The Ematic E-glide Pro X is an Android 4.0 tablet with a 1.2 GHz ARM Cortex-A9 processor, 1GB of RAM, and 8GB of storage. It has a 9.7 inch IPS display and a capacitive multitouch screen with support for 10-point input.

You can pre-order the tablet from J&R for $219.99, where it’s listed as “coming soon.”

Ematic E-glide Pro X

The tablet has a 9.7 inch, 800 x 600 pixel display, 1 GB of RAM, 8GB of storage, 802.11a/b/g/n WiFi, and Android 4.0 software. The processor is unspecified.

Ematic isn’t exactly a top-tier tablet maker. But for a few bucks more than the price of the Amazon Kindle Fire, this tablet offers a larger (but lower resolution) display, twice the RAM, a front-facing camera, and Android 4.0 operating system.

Another 9.7 inch tablet from Ematic also showed up at the FCC website this week.

At first I thought the two tablets were one and the same, but the model shown at the FCC has a 1024 x 720 pixel display. The camera is also located in a different place and there are Android menu buttons on the side of the tablet in the FCC model but not on the tablet shown at the J&R website.

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7 replies on “Ematic E-glide Pro X offers Android 4.0 on a 9.7 inch screen for $220”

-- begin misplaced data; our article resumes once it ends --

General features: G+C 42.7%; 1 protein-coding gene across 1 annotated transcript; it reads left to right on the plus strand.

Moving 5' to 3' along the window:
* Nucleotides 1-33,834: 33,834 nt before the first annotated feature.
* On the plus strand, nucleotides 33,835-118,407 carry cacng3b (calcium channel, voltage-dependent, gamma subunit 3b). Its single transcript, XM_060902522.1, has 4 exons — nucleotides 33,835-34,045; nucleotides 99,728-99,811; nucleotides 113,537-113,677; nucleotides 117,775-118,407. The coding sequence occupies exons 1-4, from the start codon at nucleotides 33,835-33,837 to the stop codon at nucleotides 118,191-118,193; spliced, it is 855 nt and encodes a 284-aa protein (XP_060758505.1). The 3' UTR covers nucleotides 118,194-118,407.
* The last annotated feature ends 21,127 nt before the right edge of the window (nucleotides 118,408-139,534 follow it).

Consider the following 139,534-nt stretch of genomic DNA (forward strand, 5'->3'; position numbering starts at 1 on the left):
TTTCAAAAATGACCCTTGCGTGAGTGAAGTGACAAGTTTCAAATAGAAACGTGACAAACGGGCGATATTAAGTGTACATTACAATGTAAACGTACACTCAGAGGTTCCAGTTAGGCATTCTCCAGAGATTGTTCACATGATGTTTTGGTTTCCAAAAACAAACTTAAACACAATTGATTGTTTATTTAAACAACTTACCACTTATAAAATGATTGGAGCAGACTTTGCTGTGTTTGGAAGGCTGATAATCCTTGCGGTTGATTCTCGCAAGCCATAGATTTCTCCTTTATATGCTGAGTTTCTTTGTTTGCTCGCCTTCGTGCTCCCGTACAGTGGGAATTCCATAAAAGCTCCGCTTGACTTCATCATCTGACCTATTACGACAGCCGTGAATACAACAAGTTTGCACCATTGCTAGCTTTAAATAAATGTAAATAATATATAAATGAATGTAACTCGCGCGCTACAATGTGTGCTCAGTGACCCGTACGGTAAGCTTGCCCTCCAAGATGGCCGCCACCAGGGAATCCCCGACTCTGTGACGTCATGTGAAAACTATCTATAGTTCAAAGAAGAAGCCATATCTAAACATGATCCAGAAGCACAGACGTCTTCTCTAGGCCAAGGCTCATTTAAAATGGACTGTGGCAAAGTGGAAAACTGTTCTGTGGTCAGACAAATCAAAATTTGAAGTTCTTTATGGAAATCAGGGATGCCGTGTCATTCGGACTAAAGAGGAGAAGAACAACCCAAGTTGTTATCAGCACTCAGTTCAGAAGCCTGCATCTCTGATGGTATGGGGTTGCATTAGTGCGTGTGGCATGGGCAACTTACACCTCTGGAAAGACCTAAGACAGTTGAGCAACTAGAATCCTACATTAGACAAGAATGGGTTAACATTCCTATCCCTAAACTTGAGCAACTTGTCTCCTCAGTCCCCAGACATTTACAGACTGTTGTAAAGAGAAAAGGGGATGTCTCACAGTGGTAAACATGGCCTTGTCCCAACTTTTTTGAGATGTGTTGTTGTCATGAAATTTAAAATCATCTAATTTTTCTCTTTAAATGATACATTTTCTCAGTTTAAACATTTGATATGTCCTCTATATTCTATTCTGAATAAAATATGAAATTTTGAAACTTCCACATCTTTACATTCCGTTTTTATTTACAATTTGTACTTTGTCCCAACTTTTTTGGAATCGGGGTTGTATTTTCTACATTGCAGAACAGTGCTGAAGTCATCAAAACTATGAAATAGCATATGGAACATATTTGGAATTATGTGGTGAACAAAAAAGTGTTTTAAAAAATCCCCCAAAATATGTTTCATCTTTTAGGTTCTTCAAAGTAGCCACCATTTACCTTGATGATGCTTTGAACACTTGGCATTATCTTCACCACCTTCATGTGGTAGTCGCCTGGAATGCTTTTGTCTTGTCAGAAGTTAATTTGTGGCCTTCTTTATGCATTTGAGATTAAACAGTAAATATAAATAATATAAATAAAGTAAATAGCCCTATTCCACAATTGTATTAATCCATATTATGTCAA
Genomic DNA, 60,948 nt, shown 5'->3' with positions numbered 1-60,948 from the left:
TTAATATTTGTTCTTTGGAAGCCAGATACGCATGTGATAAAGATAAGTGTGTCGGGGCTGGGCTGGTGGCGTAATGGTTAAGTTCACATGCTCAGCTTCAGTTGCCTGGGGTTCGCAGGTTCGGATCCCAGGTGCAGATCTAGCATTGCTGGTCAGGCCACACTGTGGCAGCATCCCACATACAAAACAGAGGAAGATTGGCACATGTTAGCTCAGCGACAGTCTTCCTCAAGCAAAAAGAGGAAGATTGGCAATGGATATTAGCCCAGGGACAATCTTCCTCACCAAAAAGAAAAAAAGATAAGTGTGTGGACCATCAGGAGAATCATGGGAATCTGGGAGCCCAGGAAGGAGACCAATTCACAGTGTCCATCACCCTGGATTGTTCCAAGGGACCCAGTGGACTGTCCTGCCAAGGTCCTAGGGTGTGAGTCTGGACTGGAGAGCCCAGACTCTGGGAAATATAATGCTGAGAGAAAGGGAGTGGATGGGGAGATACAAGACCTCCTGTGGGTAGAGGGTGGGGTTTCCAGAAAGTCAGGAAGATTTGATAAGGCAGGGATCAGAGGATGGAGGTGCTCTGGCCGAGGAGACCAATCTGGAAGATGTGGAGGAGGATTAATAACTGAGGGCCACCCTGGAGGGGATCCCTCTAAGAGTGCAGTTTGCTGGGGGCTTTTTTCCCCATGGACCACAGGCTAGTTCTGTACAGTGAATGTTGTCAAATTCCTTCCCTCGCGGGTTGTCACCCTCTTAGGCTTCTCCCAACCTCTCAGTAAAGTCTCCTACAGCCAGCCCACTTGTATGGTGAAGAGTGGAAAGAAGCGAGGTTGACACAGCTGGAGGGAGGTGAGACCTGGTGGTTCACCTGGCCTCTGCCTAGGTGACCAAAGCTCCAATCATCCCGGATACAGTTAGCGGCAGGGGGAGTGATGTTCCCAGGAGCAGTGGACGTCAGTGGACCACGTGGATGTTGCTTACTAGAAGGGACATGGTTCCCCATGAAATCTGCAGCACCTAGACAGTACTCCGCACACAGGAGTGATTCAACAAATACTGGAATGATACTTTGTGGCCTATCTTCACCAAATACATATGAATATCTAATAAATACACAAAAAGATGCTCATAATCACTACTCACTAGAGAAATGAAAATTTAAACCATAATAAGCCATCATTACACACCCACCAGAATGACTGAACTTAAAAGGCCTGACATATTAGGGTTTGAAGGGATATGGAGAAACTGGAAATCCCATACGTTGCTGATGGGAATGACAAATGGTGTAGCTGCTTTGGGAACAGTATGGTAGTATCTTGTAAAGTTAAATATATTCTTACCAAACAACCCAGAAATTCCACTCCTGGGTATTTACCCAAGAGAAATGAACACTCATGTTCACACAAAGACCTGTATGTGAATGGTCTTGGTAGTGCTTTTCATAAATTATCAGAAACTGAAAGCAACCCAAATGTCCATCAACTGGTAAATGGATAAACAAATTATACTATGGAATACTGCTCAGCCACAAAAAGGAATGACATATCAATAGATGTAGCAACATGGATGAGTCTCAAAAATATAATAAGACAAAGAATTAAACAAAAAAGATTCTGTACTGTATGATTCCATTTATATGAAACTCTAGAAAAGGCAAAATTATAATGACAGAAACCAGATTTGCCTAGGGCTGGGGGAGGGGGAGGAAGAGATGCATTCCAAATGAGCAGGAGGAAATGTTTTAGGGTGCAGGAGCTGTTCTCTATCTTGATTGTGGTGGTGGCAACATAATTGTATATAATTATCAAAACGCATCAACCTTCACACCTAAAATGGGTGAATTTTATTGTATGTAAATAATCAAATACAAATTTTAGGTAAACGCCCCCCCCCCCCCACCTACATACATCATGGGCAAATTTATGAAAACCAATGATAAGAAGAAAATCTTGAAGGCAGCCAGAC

1. If that’s really an IPS screen, it’s almost guaranteed to be the same 1024×768 display from the iPad/iPad2. The listing on J&R’s page says 800×480, which is definitely not the case. They tend to have issues on their pre-order details. If it really is a lower resolution display, then it likely isn’t IPS.

    1. Definitely agree, this is likely the 1024×768 IPS screen of the old iPad. The product description is probably wrong.

      It is so good that the iPad went to a higher resolution, now LG and Samsung can sell those panels to cheapo OEMs. The development and equipment capital is likely already amortized so they can sell it dead cheap.

  2. As your recent deals of the day indicate, there is a flood of refurbed tablets around the $200 mark.  Some of them, like the Pantech Element, were introduced just before CES 2012.  Some have 3G or 4G radios, dual core CPUs, HDMI out, 16 GB internal storage.

    If one waits long enough (or if NVIDIA is correct in its Tegra 3 prediction), I’m sure some of the models will include Android 4.0 ICS, IPS panels, and 10″ screens, which this unit has and the refurbs don’t. 

    All in all, it’s going to get tougher and tougher for the no-name tablets to get a foothold.  They will have to price at $150 or below.  

    1. Refurbs aren’t the problem, as I doubt they sell in large enough numbers to impact the marketplace that much (most consumers don’t read trawl the web for refurb bargains). The no-names may feel the pinch more if more companies start selling last year’s models at a discount – as Apple and B&N have started doing. If I can buy a quad-core TF300 for $299 in 2013, that leaves little room for the lower tier to play in.

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